The case against the NSO Group appears to scratch the surface of problematic commercial hacking tools sold at arms markets, which the U.S. government has only just begun trying to control.
The U.S. Court of Appeals’ ninth circuit rejected Israel-based NSO Group’s claim of immunity as a foreign sovereign, allowing a lawsuit brought by Facebook—and supported by press freedom and human rights groups—to move forward.
“The panel held that the Foreign Sovereign Immunity Act occupies the field of foreign sovereign immunity and categorically forecloses extending immunity to any entity that falls outside the Act’s broad definition of ‘foreign state,’” reads the ruling the court issued Monday. “The panel rejected [the] defendant's argument that it could claim foreign sovereign immunity under common-law immunity doctrines that apply to foreign officials.”
Facebook is suing NSO Group for accessing the servers of its end-to-end encrypted messaging service WhatsApp to infect customers with malware for surveillance purposes. NSO Group has said it sells its technology only to foreign governments and government agencies for legitimate law enforcement purposes but also that it is not privy to its clients’ operations.
But a global investigation by journalists and human rights organizations this summer showed dissidents and western world leaders including French President Emmanuel Macron were among the targets of the company’s Pegasus software. On Oct. 20 the Commerce Department announced it would start controlling the export of such tools and on Wednesday placed NSO Group and three other companies on its entities list.
The move bans U.S. persons from selling any source technology to the blacklisted company and sends an important message, but doesn’t go far enough, four lawmakers wrote in letters Friday to Commerce Secretary Gina Raimondo and Secretary of State Antony Blinken.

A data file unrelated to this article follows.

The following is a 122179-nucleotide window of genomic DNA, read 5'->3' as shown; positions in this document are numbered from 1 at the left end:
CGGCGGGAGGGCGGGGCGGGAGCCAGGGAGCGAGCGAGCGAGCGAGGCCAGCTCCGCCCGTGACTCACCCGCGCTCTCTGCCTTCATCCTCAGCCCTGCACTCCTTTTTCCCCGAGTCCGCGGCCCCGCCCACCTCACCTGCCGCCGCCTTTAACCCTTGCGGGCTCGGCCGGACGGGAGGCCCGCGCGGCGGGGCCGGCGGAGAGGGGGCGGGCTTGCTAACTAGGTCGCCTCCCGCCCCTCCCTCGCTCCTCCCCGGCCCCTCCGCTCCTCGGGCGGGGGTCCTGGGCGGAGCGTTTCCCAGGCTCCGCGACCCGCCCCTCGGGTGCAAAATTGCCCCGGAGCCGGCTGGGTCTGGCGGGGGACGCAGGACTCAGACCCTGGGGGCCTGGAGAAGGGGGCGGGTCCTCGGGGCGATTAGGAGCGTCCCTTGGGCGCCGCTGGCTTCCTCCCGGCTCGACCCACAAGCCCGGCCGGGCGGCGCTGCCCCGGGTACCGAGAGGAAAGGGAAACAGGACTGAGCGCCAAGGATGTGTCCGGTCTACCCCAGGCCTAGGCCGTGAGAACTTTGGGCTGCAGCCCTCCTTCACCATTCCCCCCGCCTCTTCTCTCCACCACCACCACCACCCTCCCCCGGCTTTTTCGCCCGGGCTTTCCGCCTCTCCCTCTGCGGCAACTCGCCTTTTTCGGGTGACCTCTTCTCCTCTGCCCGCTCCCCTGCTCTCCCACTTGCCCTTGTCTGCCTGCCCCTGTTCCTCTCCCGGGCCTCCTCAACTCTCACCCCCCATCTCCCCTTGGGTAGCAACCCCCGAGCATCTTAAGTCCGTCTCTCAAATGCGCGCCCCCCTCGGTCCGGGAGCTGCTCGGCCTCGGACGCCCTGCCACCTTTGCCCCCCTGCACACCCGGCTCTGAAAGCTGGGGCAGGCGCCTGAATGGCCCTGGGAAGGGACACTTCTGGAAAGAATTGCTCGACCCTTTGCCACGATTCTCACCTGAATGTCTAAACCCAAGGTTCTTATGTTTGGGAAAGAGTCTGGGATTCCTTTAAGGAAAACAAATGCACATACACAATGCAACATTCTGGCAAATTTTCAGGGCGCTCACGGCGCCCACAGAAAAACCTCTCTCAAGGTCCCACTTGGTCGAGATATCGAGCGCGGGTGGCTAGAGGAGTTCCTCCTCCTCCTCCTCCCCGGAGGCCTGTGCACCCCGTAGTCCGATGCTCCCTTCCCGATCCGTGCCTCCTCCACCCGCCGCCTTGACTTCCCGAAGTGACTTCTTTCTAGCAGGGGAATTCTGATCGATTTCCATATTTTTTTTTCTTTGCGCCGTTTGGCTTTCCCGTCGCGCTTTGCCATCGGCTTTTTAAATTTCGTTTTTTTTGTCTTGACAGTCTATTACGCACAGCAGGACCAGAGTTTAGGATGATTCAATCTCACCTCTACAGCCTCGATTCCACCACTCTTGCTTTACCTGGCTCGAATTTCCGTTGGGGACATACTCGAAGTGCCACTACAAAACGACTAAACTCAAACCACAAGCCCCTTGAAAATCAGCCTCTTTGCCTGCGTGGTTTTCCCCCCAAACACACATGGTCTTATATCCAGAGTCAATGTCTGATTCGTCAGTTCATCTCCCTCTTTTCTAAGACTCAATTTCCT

“While the entity listing will ensure that US technology exporters cannot supply these companies, we urge you to also work to ensure that American pension funds and 401Ks are not inadvertently complicit in subsidizing these abusive business models,” the lawmakers wrote. This could require new trade-related regulations and consideration of such companies for sanction under existing human rights regimes or a new targeted set of surveillance-related sanctions.”
The letters were signed by Reps. Anna G. Eshoo, D-Calif., Tom Malinowski, D-N.J., Katie Porter, D-Calif., and Joaquin Castro, D-Texas. They said more work is needed to ensure U.S. entities aren’t supporting autocratic regimes.
“Current export regulatory structures imposed on surveillance-related goods such as surveillance network-control systems, surveillance analytic systems, or network monitoring tools have failed to comprehensively prevent U.S. companies and investors from feeding these items into surveillance architectures that directly enable grave abuses,” the lawmakers wrote. “For example, these types of US-origin items have been linked to the ethnic profiling and concentration camps in Xinjiang, China. Therefore, we urge you to consider a set of stronger measures that would assure the American people that US companies are not complicit in digital repression.”
On Wednesday the Atlantic Council released a report showing the marketplace for intrusion technologies includes hundreds of companies, many of which are headquartered in allied countries including Israel and Sweden. The report’s authors concluded with high confidence that the companies from those countries, along with Turkey, are marketing hacking tools to U.S. adversaries.